S. Korea observes 70th Constitution Day amid calls for revision
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S. Korea observes 70th Constitution Day amid calls for revision

August 23, 2019

Marking the 70th Constitution Day today,…
we take a look back at how South Korea’s Constitution has been amended over the decades, and whether
we will see a promised tenth amendment any time soon. Kim Mok-yeon reports. Seven decades ago today, South Korea formally
adopted its first constitution. It has been amended 9 times since then, with
each revision reflecting the nation’s footsteps towards democracy. Past revisions focused on the nation’s power
structure. In 1972, Korea’s former president Park Chung-hee
changed the constitution to allow indirect presidential elections, and in 1980, the constitution
was revised to adopt a seven-year, single-term presidency under then-president Chun Doo-hwan. But through the June Democratic Movement in
1987, the dictatorship came to an end and the constitution was once again revised — to
allow direct presidential elections and a five-year, single-term presidency. “Since then, Korea has been observing the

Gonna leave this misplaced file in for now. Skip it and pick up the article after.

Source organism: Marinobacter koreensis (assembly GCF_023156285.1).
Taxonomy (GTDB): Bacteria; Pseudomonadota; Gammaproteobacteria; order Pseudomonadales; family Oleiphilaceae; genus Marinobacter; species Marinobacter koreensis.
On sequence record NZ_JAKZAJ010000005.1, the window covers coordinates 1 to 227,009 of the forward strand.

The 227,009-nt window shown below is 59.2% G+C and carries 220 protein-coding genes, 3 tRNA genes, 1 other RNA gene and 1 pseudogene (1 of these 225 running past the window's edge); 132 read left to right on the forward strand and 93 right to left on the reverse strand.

9th revised version for the past 30 years. Its basic principles center on the sovereignty
of the people, separation of powers, and the pursuit of peaceful unification of the two
Koreas.” Lately, there have been calls for a tenth
revision, and President Moon Jae-in had expressed hopes that the process could have been held
alongside the local elections in June. But opposition from numerous lawmakers meant
the plan was scrapped. “With the societal changes that have occurred
over the past decades, such as the development of IT, and issues concerning low birthrate
and an aging society, public demand for the revision has been strong, as many want to
directly participate in creating a new constitution. ” In Korea, any constitutional revision requires
the support of more than two-thirds of the members of the National Assembly before it
can be put to a national referendum. But according to experts,… with the current
distribution of parliament… prospects for a constitutional amendment in
the near future don’t seem too bright. Kim Mok-yeon, Arirang News.

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